The Rushdie attack should remind us of Iran’s murderous intentions

Shamefully, the West has failed to push back against a terrorist regime.

Salman Rushdie at Le Livre sur la Place in 2018. Credit: ActuaLitté via Wikimedia Commons.
Salman Rushdie at Le Livre sur la Place in 2018. Credit: ActuaLitté via Wikimedia Commons.
Fiamma Nirenstein
Fiamma Nirenstein was a member of the Italian Parliament (2008-13), where she served as vice president of the Committee on Foreign Affairs in the Chamber of Deputies.

The Aug. 12 attack on author Salman Rushdie, who was stabbed multiple times at a literary event in New York, is a major defeat for the West. To see Rushdie, after decades in hiding, assaulted by a worshipper of the Islamic republic of Iran and its murderous ayatollahs is a shame for which we are collectively responsible.

The fatwa issued by former Iranian leader Ayatollah Ruhollah Khomeini on February 14, 1989, which required Muslim believers to kill Rushdie for writing The Satanic Verses, is directly responsible for the attack. Yet U.S. President Joe Biden went so far as to omit any mention of Iran in his condemnation of the attack, which was in keeping with decades of moral cowardice.

For years, the leaders of a member state of the United Nations openly declared their contempt for freedom of expression and threatened to murder a writer for exercising his inalienable right to free speech. The failure of the West to prevent the attack or impose any consequences on Iran for its bloodthirsty policy is a reprehensible failure to stand up for our most basic values.

Over the years, there have been various attempts to claim that Iran had stepped back from its murderous fatwa, but the Islamic republic never rescinded it. Instead, it “reduced” it to a mere religious option, and the British and German governments congratulated themselves for their successful “mediation” on the issue.

Rushdie himself wanted to believe he was safe, and emerged from hiding. But the reward offered for his death—ostensibly provided by a “private” foundation—grew to $3 million. Appallingly, an organization of pious students collected another $300,000 to make the fatwa even more attractive to potential assassins. The overwhelming majority of the Iranian parliament voted to keep the fatwa in force and its members often declared the death sentence forever valid.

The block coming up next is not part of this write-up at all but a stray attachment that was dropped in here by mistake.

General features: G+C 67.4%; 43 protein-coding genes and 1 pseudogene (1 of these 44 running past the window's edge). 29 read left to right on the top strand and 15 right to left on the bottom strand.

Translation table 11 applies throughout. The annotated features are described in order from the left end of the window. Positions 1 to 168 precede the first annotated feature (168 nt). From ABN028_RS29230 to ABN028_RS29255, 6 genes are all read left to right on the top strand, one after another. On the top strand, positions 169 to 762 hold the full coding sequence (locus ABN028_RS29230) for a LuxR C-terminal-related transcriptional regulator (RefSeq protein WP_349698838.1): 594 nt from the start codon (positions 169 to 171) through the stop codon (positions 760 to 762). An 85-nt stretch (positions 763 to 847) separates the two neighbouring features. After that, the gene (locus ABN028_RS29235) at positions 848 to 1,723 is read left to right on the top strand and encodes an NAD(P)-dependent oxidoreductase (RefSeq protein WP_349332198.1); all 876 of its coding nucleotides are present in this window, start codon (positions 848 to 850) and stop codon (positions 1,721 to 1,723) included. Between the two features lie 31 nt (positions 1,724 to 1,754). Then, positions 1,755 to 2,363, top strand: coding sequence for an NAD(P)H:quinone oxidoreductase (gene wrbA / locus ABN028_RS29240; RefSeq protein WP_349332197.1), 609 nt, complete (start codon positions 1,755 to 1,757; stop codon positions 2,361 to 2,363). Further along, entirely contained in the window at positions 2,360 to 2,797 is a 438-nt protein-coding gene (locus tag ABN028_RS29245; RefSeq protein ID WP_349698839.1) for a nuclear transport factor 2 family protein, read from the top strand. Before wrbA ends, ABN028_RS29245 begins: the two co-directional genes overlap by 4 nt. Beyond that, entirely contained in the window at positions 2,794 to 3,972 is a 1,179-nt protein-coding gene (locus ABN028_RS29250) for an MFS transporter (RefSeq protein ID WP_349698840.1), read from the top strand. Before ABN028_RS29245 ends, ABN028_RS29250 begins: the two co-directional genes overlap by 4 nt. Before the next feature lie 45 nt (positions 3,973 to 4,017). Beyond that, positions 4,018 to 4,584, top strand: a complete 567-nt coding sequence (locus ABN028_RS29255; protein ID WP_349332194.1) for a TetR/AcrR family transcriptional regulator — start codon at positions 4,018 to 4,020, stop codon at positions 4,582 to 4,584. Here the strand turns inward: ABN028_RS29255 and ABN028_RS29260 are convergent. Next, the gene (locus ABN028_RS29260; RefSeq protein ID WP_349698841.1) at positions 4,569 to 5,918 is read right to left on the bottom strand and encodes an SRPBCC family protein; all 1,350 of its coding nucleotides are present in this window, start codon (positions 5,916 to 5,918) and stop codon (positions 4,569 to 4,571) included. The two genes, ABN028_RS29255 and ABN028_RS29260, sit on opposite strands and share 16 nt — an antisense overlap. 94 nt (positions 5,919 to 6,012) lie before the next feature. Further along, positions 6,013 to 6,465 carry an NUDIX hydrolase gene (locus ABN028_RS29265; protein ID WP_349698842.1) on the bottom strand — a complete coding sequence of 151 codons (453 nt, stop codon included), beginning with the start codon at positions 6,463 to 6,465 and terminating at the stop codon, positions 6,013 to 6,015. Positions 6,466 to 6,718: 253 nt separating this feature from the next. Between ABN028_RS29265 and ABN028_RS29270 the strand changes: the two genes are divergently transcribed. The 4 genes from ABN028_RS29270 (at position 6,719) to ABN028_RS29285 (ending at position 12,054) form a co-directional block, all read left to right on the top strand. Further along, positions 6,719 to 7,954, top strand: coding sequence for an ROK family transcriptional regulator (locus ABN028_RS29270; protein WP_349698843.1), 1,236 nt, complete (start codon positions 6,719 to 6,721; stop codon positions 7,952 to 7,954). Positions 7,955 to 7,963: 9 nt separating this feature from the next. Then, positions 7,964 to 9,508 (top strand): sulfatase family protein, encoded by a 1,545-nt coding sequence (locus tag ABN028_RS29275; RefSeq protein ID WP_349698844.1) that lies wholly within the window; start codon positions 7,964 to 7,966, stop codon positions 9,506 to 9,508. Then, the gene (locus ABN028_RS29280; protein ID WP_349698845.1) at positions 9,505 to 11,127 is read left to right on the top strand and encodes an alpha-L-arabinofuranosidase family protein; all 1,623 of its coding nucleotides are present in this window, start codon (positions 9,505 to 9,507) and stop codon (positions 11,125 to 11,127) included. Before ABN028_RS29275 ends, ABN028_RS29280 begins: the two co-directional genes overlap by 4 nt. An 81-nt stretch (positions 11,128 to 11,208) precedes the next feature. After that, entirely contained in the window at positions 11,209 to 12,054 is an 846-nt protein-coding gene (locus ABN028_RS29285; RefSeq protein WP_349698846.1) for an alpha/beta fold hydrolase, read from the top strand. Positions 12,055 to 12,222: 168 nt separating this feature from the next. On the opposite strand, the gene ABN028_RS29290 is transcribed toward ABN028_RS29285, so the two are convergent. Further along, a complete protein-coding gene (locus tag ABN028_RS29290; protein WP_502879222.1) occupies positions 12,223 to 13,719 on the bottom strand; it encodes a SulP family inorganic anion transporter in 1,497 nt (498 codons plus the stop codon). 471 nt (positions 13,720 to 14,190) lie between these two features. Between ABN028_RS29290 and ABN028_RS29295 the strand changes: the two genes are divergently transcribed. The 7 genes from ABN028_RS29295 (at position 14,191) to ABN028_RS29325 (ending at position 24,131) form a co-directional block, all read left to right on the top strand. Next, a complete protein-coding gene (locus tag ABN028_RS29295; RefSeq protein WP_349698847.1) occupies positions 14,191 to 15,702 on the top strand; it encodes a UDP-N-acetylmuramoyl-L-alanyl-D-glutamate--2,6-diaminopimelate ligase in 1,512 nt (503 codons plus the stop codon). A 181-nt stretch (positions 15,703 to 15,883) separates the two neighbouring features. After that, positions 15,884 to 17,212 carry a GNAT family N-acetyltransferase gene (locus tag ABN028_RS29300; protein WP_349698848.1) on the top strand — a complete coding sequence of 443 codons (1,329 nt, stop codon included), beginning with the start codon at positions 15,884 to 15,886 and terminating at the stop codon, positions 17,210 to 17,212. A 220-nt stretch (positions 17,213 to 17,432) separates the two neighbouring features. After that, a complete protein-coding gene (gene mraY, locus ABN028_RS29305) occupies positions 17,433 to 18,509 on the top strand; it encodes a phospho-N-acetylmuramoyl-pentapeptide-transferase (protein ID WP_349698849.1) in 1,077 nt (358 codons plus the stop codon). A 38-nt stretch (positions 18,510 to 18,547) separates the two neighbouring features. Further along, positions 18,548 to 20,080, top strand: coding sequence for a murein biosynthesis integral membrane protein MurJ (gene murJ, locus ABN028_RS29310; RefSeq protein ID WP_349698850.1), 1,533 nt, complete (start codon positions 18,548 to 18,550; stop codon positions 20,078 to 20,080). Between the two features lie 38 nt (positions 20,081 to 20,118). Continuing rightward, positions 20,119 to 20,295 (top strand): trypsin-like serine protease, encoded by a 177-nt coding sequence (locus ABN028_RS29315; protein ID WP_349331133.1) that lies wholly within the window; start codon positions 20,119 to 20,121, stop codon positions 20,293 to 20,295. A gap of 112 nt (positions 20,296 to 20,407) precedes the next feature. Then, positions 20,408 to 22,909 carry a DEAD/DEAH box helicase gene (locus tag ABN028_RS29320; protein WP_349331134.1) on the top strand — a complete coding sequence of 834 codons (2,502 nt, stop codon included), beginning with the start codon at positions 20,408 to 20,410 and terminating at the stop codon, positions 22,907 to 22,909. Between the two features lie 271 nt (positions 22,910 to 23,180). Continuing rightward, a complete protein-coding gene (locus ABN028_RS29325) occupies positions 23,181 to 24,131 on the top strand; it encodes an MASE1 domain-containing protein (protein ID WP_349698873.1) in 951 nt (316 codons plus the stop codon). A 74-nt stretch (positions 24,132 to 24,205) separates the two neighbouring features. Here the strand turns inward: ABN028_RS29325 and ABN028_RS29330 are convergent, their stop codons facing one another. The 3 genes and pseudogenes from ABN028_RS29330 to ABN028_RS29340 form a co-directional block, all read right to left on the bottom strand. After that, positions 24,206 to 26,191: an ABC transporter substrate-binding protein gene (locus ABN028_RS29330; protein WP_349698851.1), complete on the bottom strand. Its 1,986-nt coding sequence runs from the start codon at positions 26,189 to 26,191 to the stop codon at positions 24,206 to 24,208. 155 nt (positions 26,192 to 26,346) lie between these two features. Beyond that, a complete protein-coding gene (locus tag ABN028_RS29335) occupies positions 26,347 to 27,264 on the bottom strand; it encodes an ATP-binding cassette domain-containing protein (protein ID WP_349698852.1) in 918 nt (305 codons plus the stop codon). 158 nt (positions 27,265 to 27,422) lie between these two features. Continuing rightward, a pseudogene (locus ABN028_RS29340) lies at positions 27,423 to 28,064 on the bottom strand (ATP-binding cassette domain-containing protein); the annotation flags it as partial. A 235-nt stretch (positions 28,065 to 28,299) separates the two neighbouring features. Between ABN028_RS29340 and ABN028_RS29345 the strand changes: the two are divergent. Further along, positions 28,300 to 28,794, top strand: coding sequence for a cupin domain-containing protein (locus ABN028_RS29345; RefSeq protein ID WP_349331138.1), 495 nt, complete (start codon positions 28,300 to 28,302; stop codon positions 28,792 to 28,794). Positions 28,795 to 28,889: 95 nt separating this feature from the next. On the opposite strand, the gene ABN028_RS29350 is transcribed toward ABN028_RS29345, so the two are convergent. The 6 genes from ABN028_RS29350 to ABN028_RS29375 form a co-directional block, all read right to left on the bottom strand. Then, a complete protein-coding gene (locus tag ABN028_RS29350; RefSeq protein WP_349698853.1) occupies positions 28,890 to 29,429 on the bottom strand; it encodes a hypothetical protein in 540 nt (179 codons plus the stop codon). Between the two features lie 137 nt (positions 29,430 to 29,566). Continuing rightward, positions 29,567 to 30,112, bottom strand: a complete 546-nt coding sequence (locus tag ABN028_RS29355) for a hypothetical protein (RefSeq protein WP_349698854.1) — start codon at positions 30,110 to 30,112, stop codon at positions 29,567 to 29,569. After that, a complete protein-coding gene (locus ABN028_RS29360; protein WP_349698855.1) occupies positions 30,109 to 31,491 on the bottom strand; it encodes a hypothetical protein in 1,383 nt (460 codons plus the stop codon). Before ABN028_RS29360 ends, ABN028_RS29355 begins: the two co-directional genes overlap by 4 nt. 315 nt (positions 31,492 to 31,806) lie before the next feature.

The truth, and the lesson we must learn, is that Islam is a religion with a long memory, especially when it comes to attacking its “enemies.” It is serious when it declares its murderous intentions, and will not deviate from them for years, decades and centuries. Islam is not in a hurry. It wants to win.

There are many examples of Islamists’ determination to murder anyone who “offends” their religion. For example, the killing of Dutch filmmaker Theo Van Gogh, who dared to make a documentary about violence against women in Muslim societies, and the horrific massacre of the staff of the satirical French magazine Charlie Hebdo.

And we should remember that when Iran threatens to obliterate Israel, it is not exaggerating. It really means it. It backs up its threats by funding Islamic Jihad and Hezbollah, using them to kill as many Jews as possible, and by pursuing a nuclear weapon in order to “wipe Israel off the map.” We know Iran does these things, despite the enormous economic and military cost. Yet we do nothing. Worse still, even as Rushdie lies in his hospital bed, we continue talking with Iran in Vienna, and stand to hand over billions of dollars that it will use to finance its murderous endeavors.

These endeavors are not confined to seeking Rushdie’s death. Recently, Iran reportedly attempted to assassinate former U.S. Secretary of State Mike Pompeo and former National Security Advisor John Bolton, and Israeli tourists in Turkey were quickly repatriated or locked in hotels as they were sought by a death squad of Iranian terrorists. All of this has been done solely to avenge Qassem Soleimani, Iran’s top terrorist, who was executed by the U.S. in 2020. Iran has a long memory. We must have one too.

Historians of the Middle East Bernard Lewis and Fouad Ajami have written about how Islam, after the dazzling success of its imperialist conquest of the Middle East, North Africa and parts of Europe, has never been able to accept the series of humiliations and defeats it suffered in the centuries that followed. It does not consider these defeats a successful defense against the violence it committed against others, but as intolerable offenses that must be avenged.

Iran, more than any other Islamic country today, has taken on the role of avenger. It threatens the West with its terrorist Quds Force, its various proxies and a legion of hidden assassins who will upend the world if we do not stop them. The attack on Rushdie was part and parcel of this campaign of terror and intimidation.

The longer we bow our heads and do nothing against Iran and its atrocities, the more Iran will be emboldened and turn to new and more ominous ambitions.

Fiamma Nirenstein was a member of the Italian Parliament (2008-13), where she served as vice president of the Committee on Foreign Affairs in the Chamber of Deputies. She served in the Council of Europe in Strasbourg, and established and chaired the Committee for the Inquiry into Anti-Semitism. A founding member of the international Friends of Israel Initiative, she has written 13 books, including Israel Is Us (2009). Currently, she is a fellow at the Jerusalem Center for Public Affairs.

The opinions and facts presented in this article are those of the author, and neither JNS nor its partners assume any responsibility for them.
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